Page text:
This is the third installment in my recurring series on pairs of players whose careers produced similar numbers.  looks at two who were very popular with teammates and fans alike.  These two also have a lasting connection from childhood.  They grew up playing baseball together in the Norfolk, VA area.  Twenty years later they played together with the New York Mets, after growing up as fans of the Mets AAA team based in Norfolk!

Michael Cuddyer played in 1536 games in 15 seasons (2001-2015), with the Twins, Rockies, and Mets.  His major league career had a slow start.  Alternating between the minor leagues and major leagues where he was often in a reserve role, he played in just 84 games in his first three seasons combined. 

Given the opportunity to play every day starting in 2005 he finished second in RBI on the Twins in 2006.  He was a two-time All Star and led the National League with a .331 batting average in 2013 over 540 plate appearances.   Less than three years later, a knee injury led to his sudden retirement at age 36. 

Michael Cuddyer in spring training before 2007 season (Image from Wikipedia)

Cuddyer hit 197 major league home runs, but his most consequential homers were not hit in a major league uniform.  His final minor league home runs, in a playoff series as a member of the AA New Britain Rock Cats were the margin of victory in two games of that series. That outcome literally saved the life of one team member

Had the series ended in a loss on the 10th of September, all the players would have been scattering to their off-season homes. For pitcher Brad Thomas, a native of Australia, the first leg of his journey home was scheduled for a flight from Boston to Los Angeles on the morning of September 11th.  That plane was one of those crashed by terrorists into the World Trade Center.  But Brad was not on that flight because the team’s win from the previous night meant that New Britain was awaiting another playoff series.  Brad Thomas ended up making 72 major league pitching appearances over five different seasons, mostly with the Tigers in 2010 and 2011.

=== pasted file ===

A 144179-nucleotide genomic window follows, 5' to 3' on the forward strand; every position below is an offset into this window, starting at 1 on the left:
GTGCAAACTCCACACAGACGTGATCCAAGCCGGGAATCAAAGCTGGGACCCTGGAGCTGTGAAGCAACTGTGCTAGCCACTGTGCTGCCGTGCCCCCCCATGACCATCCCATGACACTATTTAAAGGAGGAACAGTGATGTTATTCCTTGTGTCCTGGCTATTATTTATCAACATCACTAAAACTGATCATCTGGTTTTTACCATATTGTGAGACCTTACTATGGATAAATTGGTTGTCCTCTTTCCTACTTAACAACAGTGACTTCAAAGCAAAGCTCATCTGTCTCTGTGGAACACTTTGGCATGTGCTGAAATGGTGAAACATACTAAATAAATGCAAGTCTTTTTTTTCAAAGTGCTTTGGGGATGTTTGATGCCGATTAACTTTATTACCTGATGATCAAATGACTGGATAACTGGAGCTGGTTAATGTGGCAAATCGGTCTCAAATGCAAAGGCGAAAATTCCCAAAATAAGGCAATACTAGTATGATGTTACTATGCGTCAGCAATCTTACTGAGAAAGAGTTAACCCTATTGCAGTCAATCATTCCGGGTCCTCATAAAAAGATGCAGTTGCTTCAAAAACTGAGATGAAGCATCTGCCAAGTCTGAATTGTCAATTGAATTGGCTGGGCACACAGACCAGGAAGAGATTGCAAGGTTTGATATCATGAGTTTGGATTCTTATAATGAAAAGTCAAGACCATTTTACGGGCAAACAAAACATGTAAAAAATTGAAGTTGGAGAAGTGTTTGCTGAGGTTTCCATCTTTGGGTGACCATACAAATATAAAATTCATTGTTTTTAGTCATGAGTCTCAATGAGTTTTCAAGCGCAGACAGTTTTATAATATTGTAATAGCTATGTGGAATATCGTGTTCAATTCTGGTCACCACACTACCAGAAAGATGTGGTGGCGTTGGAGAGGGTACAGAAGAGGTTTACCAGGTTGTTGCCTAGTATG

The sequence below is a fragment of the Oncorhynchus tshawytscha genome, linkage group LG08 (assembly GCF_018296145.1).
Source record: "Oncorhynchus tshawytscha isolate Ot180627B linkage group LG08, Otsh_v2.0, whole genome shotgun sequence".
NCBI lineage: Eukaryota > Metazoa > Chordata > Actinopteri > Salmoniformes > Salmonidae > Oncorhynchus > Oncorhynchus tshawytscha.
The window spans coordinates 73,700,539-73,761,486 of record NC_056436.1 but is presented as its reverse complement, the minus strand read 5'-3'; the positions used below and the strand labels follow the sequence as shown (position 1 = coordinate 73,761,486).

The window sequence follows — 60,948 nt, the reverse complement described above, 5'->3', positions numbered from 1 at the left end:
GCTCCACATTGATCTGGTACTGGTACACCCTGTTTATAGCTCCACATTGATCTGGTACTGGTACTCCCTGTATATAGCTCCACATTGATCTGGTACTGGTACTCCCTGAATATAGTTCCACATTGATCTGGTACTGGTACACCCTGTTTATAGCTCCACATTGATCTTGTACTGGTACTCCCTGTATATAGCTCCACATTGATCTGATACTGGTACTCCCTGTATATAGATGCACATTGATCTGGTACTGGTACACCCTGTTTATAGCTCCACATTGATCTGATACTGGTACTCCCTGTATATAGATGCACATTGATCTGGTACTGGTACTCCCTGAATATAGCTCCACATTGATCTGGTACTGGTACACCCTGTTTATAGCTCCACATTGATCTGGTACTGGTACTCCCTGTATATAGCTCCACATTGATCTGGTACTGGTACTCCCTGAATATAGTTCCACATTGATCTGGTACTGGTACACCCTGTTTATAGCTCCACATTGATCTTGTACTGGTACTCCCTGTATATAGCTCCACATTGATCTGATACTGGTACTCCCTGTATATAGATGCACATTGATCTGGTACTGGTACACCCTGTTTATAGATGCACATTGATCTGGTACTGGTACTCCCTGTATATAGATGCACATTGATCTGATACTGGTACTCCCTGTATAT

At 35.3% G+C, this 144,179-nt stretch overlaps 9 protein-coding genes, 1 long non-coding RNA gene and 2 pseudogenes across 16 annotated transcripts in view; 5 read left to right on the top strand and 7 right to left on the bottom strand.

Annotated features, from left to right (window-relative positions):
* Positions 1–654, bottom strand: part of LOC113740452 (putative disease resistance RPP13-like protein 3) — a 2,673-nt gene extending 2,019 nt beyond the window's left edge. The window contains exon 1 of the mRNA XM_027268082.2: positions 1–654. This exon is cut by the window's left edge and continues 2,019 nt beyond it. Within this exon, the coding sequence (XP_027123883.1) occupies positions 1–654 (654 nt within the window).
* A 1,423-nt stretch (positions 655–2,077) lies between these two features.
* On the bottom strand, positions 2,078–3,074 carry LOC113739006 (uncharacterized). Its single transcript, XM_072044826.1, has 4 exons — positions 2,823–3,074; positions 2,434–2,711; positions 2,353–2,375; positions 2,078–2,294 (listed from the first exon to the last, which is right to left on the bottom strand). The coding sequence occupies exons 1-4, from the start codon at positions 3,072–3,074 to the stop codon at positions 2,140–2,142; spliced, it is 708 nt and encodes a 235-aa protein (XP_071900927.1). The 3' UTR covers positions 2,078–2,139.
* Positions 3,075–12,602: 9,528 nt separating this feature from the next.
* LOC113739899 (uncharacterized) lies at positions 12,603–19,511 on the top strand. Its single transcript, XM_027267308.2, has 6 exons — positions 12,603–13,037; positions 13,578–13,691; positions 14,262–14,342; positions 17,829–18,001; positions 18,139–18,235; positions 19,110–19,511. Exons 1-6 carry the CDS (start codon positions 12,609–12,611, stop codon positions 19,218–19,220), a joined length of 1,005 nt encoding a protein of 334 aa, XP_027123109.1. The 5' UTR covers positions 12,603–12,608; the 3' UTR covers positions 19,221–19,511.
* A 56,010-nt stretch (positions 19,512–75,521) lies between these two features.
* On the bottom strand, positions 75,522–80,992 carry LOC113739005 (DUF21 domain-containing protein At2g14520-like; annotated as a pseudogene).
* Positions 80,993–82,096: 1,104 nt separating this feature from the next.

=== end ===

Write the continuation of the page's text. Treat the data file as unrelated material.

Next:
David Wright was a first-round draft pick of the Mets in 2001 after playing college ball at Georgia Tech.  Quickly advancing up the minor league system, he made his major league debut in July of 2004. 

Boyhood friends Michael Cuddyer, left, and David Wright played together with the Mets in 2015 (Image from wikipedia)

After being an everyday player from 2005-2010, Wright was hampered by neck and back injuries which cost him 40 to 50 games in both the 2011 and 2013 seasons and limited him to just 77 total games from 2015 until his retirement in 2018.  His career spanned the same 15 seasons as Joe Mauer, but Wright played in 15% fewer games. 

Wright was a seven-time all star who finished among the top ten in the MVP vote four times.  Career totals included 242 HR and .296 career BA.  He was known for his tremendous work ethic and being extraordinarily accommodating with both reporters and fans. 

These are a pair of players who had about the same number of games, but probably won’t be in the Cooperstown Hall of Fame.   It’s a bit surprising that Cuddyer got no votes when on the ballot in 2021.  It will be interesting to see how much attention the voters give to Wright when he is eligible in 2024. 

While maybe not attaining the accomplishments to be considered Hall of Fame players, I expect neither will be sad over this.  Both Cuddyer and Wright have been Hall of Fame people, attaining enough great memories to last a lifetime.  They are two of the “good guys” of the game. They can remind us that being content with a sufficiency, we will find the abundance that results — with or without the Hall of Fame.